It seems as if we’re generally a lot happier NOT knowing what happened to the people who used to be in our lives. It’s a lot more comforting knowing my fourth-grade math teacher as nothing more than an ephemeral elementary instructor than a nursing-home-bound octogenarian with dementia, or reflecting on the first girl I ever kissed as some random Goth girl instead of an Oxycontin-addicted battered wife with three illegitimate children. And I certainly prefer thinking of Becky Knuckemakker as the blonde girl who let me get to second base in the Wendy’s parking lot that one time more than I do thinking of Becky Knuckemakker, the technical college dropout on SSDI for schizophrenia.
Perhaps it’s the fleeting nature of our old friendships and courtships that make them special. As evanescent recollections of yesteryear, they reassure us and make us feel as if we’ve generally progressed as individuals. Turning those specters from a former life into components of one’s contemporary life, it seems, is an invitation for disappointment or worse.
The inescapable reality here is that, regarding most people we encounter in life, they are better off serving as memories instead of ongoing relationships. The danger of Facebook—virtual Ouija board that it is—is that it allows us the ability to communicate with phantoms, people whose sole import on our contemporary lives is merely the fact that they aren’t involved in them anymore.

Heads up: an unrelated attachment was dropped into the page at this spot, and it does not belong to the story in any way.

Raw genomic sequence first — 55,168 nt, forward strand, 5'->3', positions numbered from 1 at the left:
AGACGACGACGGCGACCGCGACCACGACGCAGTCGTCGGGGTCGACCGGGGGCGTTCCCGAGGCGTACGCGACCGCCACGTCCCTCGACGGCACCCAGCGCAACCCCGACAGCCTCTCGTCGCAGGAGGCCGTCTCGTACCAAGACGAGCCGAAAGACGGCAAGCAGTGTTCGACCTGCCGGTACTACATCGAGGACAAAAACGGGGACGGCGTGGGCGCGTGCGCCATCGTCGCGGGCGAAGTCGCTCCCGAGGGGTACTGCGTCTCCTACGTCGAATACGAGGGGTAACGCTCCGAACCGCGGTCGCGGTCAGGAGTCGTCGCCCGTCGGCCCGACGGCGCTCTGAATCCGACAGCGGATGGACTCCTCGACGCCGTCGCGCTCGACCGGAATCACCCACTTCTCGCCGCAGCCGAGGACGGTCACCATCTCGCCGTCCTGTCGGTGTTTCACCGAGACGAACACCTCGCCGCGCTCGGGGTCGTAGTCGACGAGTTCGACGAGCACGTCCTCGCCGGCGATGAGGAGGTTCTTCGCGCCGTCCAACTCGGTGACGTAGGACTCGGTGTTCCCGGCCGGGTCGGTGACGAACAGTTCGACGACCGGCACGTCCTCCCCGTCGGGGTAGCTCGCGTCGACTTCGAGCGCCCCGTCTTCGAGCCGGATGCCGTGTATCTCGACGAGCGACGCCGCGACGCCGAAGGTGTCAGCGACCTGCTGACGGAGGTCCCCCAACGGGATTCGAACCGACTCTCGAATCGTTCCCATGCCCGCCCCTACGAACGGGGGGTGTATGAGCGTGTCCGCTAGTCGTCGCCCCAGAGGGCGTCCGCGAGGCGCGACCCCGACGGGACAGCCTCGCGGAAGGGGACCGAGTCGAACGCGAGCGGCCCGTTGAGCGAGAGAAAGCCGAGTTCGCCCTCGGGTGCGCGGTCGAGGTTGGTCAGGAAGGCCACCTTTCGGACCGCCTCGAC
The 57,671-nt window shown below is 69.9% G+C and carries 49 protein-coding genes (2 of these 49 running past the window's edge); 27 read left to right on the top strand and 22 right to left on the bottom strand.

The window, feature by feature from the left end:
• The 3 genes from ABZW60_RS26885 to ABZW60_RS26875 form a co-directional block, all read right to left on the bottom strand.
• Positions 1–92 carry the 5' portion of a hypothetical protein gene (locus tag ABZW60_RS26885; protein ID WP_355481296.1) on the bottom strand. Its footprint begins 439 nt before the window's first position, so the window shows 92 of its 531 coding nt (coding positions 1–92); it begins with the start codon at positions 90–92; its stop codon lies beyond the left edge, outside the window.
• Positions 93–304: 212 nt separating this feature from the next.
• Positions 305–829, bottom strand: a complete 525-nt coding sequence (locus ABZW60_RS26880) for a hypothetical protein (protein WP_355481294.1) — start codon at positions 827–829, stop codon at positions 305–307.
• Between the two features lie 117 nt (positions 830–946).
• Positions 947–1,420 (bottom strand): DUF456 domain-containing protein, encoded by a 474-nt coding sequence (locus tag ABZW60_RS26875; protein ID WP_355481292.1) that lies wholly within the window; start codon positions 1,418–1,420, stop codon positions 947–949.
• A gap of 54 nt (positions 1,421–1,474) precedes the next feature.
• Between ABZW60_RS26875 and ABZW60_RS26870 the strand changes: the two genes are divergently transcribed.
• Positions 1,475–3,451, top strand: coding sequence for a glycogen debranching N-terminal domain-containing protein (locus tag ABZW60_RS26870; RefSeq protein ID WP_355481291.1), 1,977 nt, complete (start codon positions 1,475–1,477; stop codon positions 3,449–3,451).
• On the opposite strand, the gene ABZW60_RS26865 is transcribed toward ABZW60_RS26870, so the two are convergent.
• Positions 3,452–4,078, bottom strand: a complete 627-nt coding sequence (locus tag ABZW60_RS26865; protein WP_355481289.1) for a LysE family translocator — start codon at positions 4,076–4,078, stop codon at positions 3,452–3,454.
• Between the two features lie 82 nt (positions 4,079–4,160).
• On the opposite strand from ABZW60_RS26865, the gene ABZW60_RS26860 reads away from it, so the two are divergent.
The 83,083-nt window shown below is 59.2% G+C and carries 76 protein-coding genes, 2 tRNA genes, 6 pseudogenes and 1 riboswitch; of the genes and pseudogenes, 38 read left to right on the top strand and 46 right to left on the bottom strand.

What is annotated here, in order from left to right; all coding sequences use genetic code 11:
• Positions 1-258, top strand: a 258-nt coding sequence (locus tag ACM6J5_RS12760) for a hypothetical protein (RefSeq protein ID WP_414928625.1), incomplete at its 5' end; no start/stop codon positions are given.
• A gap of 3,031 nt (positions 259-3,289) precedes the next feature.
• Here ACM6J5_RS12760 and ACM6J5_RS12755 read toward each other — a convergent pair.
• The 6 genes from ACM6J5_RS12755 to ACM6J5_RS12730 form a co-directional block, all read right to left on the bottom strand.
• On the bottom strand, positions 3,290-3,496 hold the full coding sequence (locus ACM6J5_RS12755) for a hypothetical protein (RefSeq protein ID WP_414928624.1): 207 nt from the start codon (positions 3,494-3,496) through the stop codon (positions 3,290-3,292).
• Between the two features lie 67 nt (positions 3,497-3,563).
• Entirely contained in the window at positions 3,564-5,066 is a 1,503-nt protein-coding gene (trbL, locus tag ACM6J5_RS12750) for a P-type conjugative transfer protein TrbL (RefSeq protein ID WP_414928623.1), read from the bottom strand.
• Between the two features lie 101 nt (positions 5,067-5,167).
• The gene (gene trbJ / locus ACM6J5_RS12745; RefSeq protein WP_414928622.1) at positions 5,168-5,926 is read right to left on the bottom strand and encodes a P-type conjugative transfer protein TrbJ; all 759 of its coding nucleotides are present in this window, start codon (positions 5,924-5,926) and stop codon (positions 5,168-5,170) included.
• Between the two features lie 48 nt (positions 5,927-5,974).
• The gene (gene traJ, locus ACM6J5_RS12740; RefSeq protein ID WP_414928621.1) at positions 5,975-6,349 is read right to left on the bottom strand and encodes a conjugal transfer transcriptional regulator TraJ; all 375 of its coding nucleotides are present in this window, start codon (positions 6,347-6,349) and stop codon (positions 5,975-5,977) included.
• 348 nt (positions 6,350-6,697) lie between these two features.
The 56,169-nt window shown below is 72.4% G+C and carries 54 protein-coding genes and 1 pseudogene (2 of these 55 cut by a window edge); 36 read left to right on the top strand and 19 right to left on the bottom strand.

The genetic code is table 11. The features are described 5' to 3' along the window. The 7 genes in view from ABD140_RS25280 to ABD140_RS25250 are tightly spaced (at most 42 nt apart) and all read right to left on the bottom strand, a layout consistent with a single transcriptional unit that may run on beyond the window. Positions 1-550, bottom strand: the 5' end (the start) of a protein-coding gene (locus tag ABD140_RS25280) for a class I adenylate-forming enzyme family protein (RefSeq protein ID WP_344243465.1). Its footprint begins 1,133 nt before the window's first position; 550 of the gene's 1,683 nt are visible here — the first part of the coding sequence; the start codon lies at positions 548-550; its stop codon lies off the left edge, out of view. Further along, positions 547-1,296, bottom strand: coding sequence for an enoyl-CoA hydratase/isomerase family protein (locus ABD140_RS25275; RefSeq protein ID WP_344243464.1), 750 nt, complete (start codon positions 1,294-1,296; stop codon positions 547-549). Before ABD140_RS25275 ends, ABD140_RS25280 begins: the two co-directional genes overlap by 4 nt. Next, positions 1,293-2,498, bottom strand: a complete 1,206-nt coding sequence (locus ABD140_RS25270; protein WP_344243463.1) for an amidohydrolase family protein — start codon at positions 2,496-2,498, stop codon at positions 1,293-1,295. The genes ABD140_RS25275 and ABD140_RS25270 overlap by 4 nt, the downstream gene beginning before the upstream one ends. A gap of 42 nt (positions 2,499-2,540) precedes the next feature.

Where there were once only thoughts, Facebook facilitates actions. In the past, you might be driving to Taco Bell at 3 in the morning, and while at a red light, “Boys of Summer” starts playing and you instantly think about that one girl you knew a few years back. And then the light would turn green, your mind would refocus on the goal of chalupas, and that was the end of it. But now? The only thing standing between you and the ghosts of your past are a few QWERTY presses. If the will is there, so is the possibility for contact.
Nostalgia is a dangerous thing. It convinces us that our pasts were somehow better than our currents, and in many ways, Facebook is a service that shamelessly panders to our wistful moments of weakness.
Therein lies the inherent problem of social media: it allows for people connections when people disconnections are the normal—and necessary—avenue for personal growth and development.